Your child might also be provided with a specialized desk or chair, or other type of equipment that supports their physical development. Schools can also access funding to make school buildings and facilities accessible to students with a disability.


Supporting your child’s communication, access and care

Your child can have access to assistive technologies such as a communication aid or equipment for students with sight impairments. Teaching and education support staff can be given training to learn how to use such aids successfully, and how to communicate with your child if they use sign language. Auslan interpreters, note-takers and other assistants can be provided.

Staff can do training and become familiar with support plans for your child’s personal or medical care. A private area can be created within the classroom or elsewhere at school, where your child can be cared for safely and privately.


Providing access to therapists and consultants

Therapists and consultants, such as speech pathologists, occupational therapists, physiotherapists, and psychologists, can make an important contribution to your child’s education. They can work directly with the child, teacher, education support worker and school to give advice on modifications to the environment and curriculum. They may also be able to assist with support plans for personal care, behaviour support or safety. You can access therapists and consultants through the regional DET office, the school (in some specialist settings) or through disability support agencies.


Supporting social development and inclusion

Teachers have access to many tools and strategies to encourage all students to communicate effectively, and to teach them the social skills they need to include each other well in play and in learning. This social learning is critical for all students in schools. The DET website outlines frameworks and provides resources to teachers for preventing bullying, and for helping students to learn the skills to resolve conflicts. Many schools also provide supervised or organized activities that can be very helpful to students who find unstructured time at recess and lunch stressful.

  • Organisations like Amaze and Positive Partnerships, and resources available through the DET Autism Friendly Schools program provide excellent support and resources that can help schools better support all of their students to learn how to get along and be more inclusive, not only those with Autism Spectrum Disorders.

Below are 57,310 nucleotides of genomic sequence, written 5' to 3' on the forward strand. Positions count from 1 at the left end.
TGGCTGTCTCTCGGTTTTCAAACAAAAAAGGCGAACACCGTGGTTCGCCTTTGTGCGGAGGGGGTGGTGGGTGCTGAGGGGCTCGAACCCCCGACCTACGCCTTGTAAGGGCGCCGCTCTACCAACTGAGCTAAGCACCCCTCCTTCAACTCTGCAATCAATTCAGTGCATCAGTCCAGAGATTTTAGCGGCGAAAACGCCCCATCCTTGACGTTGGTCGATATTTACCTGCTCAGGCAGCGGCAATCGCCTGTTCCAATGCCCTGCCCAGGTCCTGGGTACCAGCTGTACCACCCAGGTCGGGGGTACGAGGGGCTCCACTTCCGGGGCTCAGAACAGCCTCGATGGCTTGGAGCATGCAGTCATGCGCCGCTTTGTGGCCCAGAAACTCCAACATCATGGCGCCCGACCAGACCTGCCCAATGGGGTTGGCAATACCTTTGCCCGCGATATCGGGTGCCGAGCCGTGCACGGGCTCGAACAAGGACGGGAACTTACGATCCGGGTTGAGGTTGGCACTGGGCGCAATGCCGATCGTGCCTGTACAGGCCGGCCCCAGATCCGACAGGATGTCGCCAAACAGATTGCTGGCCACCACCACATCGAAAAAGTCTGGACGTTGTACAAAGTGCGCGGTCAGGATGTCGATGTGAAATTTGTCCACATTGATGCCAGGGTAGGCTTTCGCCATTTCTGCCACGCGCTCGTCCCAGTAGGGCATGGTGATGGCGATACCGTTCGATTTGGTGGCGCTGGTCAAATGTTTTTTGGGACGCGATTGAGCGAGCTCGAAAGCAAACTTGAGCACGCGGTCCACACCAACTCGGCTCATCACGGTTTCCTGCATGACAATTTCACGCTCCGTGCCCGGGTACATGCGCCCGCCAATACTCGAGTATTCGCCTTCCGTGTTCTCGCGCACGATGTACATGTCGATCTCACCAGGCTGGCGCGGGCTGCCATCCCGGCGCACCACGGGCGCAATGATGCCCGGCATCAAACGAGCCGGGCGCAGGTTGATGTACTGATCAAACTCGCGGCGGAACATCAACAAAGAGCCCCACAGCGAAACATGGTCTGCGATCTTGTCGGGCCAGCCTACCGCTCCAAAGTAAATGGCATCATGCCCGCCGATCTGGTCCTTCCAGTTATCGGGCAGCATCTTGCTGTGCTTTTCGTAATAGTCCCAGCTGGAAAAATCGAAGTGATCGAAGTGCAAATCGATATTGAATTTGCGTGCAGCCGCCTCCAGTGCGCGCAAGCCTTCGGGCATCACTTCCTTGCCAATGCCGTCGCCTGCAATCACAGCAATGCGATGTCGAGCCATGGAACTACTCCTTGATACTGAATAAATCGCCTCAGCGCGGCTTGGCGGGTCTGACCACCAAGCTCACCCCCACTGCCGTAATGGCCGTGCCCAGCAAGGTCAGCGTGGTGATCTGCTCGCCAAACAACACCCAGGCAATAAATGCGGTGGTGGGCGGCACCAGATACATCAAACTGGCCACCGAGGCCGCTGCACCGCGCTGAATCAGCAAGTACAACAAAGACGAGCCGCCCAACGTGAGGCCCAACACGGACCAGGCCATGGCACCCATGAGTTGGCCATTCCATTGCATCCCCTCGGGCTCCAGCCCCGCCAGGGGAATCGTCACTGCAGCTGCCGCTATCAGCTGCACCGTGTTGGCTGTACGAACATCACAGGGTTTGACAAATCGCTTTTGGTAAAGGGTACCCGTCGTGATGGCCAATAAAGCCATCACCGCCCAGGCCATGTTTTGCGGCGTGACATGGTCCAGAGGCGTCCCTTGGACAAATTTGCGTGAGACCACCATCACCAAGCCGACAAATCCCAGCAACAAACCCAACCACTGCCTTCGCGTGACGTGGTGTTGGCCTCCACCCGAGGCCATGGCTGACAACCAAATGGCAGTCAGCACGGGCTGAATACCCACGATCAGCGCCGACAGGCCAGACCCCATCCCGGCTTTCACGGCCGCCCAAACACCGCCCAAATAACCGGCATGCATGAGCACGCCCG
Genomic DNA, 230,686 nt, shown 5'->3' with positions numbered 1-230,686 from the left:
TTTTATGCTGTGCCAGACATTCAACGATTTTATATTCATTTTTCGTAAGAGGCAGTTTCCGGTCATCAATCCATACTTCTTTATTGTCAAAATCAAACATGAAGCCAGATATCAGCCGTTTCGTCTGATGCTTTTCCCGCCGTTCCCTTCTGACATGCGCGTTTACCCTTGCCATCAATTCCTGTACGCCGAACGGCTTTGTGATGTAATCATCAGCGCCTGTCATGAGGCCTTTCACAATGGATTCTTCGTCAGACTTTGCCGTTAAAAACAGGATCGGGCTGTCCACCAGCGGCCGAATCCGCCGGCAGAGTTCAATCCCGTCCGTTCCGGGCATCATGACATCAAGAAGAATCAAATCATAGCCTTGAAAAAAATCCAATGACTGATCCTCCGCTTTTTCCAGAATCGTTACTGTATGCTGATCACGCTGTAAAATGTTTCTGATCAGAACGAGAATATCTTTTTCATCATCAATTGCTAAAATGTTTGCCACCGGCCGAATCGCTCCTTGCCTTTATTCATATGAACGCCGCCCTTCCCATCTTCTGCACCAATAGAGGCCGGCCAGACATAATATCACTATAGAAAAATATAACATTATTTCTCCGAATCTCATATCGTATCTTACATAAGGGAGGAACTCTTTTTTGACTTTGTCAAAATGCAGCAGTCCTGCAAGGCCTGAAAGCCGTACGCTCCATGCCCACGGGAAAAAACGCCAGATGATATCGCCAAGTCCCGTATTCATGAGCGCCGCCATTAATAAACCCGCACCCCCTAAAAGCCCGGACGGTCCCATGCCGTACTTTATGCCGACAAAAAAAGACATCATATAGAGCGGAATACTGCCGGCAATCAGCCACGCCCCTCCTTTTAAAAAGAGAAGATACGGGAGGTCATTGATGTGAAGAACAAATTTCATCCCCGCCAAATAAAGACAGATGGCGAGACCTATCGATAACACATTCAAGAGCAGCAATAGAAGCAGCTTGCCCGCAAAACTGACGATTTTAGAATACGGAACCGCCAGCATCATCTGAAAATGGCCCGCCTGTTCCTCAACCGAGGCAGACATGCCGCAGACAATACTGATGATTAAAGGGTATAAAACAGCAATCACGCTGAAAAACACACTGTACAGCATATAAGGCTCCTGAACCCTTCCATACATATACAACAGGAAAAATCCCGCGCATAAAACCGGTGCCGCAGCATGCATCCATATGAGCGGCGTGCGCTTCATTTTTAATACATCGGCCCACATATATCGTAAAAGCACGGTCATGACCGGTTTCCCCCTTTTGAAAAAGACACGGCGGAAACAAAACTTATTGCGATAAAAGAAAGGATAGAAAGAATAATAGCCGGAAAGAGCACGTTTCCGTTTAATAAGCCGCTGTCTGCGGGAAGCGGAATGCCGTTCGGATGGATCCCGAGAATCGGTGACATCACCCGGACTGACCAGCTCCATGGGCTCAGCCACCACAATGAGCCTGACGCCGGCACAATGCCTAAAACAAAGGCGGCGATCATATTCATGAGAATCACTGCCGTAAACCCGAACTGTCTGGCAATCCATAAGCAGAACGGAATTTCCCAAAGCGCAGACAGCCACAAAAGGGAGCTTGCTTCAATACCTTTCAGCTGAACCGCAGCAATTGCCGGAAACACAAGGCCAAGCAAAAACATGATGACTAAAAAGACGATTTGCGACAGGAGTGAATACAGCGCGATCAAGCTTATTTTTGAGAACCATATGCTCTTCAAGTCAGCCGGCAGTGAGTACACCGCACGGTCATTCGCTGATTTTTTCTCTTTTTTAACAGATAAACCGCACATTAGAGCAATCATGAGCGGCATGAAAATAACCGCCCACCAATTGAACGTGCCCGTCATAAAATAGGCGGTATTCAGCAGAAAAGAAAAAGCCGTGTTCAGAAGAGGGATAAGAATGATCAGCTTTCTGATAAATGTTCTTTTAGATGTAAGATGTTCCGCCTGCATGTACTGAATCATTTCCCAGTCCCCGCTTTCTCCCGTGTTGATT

Supporting positive student behaviour

Schools have a responsibility to support students to behave appropriately. There are many ways that school can help students who have difficulty managing classroom routines or understanding instruction or expectations from staff. For example, some students respond well to social stories or visual reminders about ‘what comes next’, such as visual timetables. The Student Support Group can develop a Behaviour Support Plan and convey that to teachers and other staff who have regular contact with your child, so that everyone is consistent in the support their approach.

There are many professionals who have expertise in how to support children and young people to develop appropriate behaviour. Your child’s SSG can request input from a suitably qualified professional, such as a DET Student Support Services Officer, to develop a behaviour management and development plan to assist your child.

DET policy is that school approaches to student behaviour and discipline should focus on encouraging and supporting positive student behaviour, rather than being punitive. Its important to understand your child’s rights and how the Victorian government expects schools to respond, if the school says your child is having behaviour issues.